HLTH540 Project Report Aboriginal Australian Jack Lawler for Chronic illness Assessment Answer
This report is focused on the life of 74 years old aboriginal Australian Jack Lawler, who lives with his wife Alice. All his children and grandchildren are living in the local areas. The successful motor mechanic is respected in the local aboriginal community and supports different parts of the local aboriginal youth by enlightening on cultural history. Currently, he is diagnosed with renal failure and type II diabetes for a long time. Purpose of the report lies in identifying influence (positive or negative) on health of aged people and describing suitable policy frameworks.Additionally, impact of biological and physical changes on attitudes and beliefs of people is critically examined.
The impact of social determinants of health and ageing on this current situation
The World Health Organisation has described the social determinants of health involved in every phase of human life. This is because to born, to grow, to live, to work and to age are shaped by the distribution of resources, power and money at the local, National and global level. The social determinants of health comprise of economic stability, education, physical environment and neighbourhood, food, Healthcare system and community and other social contexts. Some of these determinants affecting Jack in his current condition are:
Safe, secure and affordable housing is confined to better health that becomes highly impactful on the participation of people in fields like education and work. A gradient exists that explains the relationship between the quality of the housing and health. As the likelihood of residing in a precarious housing rises, health automatically worsens (Fisher et al., 2019). Aged people like Jack in the case scenario often panic with the thought of living precariously.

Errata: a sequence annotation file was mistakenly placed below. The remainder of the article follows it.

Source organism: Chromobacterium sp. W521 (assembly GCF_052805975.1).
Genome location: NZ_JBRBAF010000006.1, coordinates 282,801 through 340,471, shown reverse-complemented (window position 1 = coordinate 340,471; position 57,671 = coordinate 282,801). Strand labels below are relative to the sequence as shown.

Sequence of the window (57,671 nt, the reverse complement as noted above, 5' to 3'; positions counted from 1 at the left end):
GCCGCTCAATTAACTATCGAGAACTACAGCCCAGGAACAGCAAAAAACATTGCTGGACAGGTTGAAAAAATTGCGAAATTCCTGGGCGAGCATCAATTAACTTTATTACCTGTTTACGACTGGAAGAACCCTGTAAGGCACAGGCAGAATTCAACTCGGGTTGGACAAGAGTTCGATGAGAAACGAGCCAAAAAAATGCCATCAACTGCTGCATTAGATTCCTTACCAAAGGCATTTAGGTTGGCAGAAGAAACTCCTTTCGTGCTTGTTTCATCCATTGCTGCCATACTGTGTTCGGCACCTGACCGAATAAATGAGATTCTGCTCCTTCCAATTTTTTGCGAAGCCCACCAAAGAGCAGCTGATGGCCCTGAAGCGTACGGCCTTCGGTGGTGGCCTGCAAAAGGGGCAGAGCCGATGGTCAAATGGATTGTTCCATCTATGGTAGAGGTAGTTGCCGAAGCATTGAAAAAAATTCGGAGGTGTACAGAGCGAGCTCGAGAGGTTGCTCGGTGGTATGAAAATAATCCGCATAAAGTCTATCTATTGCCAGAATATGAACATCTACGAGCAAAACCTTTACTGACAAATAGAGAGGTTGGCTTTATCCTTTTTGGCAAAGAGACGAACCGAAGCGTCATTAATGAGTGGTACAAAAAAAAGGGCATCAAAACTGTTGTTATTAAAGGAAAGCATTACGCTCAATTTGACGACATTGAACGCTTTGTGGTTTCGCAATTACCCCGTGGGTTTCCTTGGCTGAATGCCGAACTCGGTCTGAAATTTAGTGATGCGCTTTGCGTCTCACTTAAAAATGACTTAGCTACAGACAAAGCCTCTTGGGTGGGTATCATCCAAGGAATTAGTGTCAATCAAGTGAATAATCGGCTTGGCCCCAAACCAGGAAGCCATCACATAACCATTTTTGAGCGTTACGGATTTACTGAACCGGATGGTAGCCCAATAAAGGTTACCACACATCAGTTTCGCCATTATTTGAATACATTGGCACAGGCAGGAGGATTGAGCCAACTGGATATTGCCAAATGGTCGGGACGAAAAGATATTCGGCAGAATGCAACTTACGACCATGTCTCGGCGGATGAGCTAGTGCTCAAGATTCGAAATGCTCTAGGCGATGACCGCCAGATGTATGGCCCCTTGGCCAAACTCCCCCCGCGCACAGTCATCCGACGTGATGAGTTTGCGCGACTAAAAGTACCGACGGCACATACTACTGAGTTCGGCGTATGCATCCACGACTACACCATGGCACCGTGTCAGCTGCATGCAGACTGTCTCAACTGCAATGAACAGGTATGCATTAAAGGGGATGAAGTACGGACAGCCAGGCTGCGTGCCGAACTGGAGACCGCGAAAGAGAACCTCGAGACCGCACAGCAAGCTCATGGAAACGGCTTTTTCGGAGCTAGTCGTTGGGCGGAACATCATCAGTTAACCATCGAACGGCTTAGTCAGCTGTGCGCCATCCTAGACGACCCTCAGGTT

Jack lives in a rural and small town. For the current physical condition of Jack, housing may or may not positively impact on the health recovery. As he is living with his wife, he is happy for being with his partner with whom he can share his feelings and emotions with. On the contrary, she is also an aged woman who may not be able to provide proper healthcare support to Jack.
Browne et al., (2017) says that it is quite evident from previous research works that unemployed people or who have relatively lower-income suffers from disability and illnesses more. This is because of the psychosocial burden caused due to unemployment, which affects both mental and physical health along with the wellbeing. People with lower education tend to earn lesser compared to the ones having higher qualifications. So, Somerville et al., (2017) concludes that education is directly proportional to getting employed. Unemployment is a huge factor to cause severe health issues which are chronic and results in drastic sufferings of people. Together with this, it brings financial problems and psychological consequences in their lives.
It is a well-known fact that Jack used to be a motor mechanic but currently he is retired. He plays an effective role in maintaining his responsibility towards his community and family both as he is an aboriginal. His wife is successfully working in the local aboriginal medical service still the income is not sufficient to contribute to his health recovery.
This is a wide-ranging concept for describing lack of appropriate resources and social disadvantage. It also lowers skills participation and opportunities associated with people. As a result of stigmatization, unemployment, discrimination and several other factors like language culture prejudices and poverty, social exclusion occurs (Westrupp et al., 2019). Due to anxiety and long term stress from the psychological tensions, health may deteriorate in the individuals. Jack may suffer from such anxiety of not getting appropriate treatment belonging to the Aboriginal society.